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The San Francisco Museum of Modern Art (SFMOMA) is making it easier for people to view its massive collection without ever having to leave home. Using a finely tuned API, SFMOMA will send images of art to your smartphone’s text message inbox.
All you need to do is text “send me” followed by a keyword (mood, color, or items) or emoji to 572-51, and the museum will instantly reply with a corresponding work of art.
“When you say ‘Send me a landscape’ you won’t get 791 landscapes, you’ll get a landscape chosen just for you,” Jay Mollica, SFMOMA’s creative technologist, wrote in a blog post. “You may one day be able to visit your landscape in SFMOMA’s galleries, or you may be the only person to see it for years to come.”
In the example below, I asked the museum to send me music. It replied with a lithograph concert poster made by Wes Wilson for a 13th Floor Elevators gig at the Fillmore Auditorium in 1966.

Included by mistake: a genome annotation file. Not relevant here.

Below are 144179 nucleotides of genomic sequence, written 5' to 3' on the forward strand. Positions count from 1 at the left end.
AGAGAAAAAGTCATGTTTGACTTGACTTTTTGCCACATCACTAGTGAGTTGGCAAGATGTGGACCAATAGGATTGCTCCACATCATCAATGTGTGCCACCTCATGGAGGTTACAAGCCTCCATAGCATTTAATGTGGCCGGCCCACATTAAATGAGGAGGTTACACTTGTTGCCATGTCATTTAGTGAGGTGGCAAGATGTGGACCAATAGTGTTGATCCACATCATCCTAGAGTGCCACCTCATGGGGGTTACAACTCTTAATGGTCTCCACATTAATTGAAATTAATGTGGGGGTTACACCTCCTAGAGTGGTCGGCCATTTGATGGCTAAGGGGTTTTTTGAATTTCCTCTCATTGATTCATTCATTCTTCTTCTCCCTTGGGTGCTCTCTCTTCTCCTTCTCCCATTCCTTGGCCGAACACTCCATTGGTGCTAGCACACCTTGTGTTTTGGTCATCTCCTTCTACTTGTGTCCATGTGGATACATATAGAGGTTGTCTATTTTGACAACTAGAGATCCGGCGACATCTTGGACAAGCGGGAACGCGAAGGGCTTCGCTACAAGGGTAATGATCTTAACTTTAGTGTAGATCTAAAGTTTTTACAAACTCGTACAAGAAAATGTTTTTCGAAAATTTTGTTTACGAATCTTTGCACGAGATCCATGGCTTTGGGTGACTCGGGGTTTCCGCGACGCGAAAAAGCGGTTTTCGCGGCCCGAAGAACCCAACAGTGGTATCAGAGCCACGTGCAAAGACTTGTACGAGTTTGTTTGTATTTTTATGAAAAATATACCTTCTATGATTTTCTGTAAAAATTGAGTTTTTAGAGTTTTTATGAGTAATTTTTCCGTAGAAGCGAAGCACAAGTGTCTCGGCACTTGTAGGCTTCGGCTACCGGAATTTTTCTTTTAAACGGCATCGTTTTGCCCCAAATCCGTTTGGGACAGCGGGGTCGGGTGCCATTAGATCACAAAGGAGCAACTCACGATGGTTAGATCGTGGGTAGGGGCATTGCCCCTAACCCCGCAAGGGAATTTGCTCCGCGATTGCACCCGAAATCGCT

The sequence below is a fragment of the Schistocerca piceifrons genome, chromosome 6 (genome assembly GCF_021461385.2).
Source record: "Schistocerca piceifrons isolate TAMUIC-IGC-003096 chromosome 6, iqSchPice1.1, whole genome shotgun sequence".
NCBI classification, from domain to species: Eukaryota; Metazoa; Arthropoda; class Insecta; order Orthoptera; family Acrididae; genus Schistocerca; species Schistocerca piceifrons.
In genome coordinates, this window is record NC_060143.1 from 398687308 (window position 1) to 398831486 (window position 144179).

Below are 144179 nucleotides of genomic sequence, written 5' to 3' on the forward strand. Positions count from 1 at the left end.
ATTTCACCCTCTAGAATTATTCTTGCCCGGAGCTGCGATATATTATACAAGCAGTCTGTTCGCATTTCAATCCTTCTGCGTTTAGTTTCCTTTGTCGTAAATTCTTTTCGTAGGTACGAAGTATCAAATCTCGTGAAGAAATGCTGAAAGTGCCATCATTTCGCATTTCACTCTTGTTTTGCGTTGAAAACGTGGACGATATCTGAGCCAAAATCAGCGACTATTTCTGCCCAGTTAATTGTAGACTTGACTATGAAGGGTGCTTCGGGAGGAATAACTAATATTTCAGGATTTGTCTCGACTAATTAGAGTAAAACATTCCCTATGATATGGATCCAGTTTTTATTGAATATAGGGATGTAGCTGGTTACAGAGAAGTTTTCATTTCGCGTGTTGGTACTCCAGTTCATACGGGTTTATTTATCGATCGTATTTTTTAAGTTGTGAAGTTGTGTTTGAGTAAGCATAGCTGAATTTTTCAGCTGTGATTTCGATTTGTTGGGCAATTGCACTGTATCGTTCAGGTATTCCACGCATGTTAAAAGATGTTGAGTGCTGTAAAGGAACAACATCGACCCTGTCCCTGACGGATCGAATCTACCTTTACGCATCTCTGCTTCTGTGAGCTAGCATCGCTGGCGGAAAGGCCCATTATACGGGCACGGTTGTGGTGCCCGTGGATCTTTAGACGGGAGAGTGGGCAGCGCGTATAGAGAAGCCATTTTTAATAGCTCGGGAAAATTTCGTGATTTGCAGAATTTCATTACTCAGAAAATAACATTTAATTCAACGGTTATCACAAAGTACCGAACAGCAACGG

When I asked SFMOMA to send me dogs, I received a cute picture from a Mike Mandel photo collection called People in Cars.
I had mixed success using emoji. The art museum said it couldn’t find any matches when I used the penguin and avocado emoji, but did come up with photographs for the cat and crying emoji.
The San Francisco museum has 34,678 works of art in its collection, but can only show 5 percent of that material at any given time. Mollica said there would need to be another 17 museums to house its full collection, and that you’d need to walk 121.3 miles to see each piece. Send Me SFMOMA was created to solve these problems.
“Send Me SFMOMA was conceived as a way to bring transparency to the collection while engendering further exploration and discussion among users,” Mollica said.
With the text messaging service, SFMOMA can instantly send any piece of art from its collection right to the palm of your hand. Send me SFMOMA was such a big success in its beta, major mobile carriers thought it was a spam number and started blacklisting it, forcing the museum to move to the five-digit number it uses today.
The service is free (though messaging rates apply), but only available in the U.S.
Phillip Tracy is a former technology staff writer at the Daily Dot. He's an expert on smartphones, social media trends, and gadgets. He previously reported on IoT and telecom for RCR Wireless News and contributed to NewBay Media magazine. He now writes for Laptop magazine.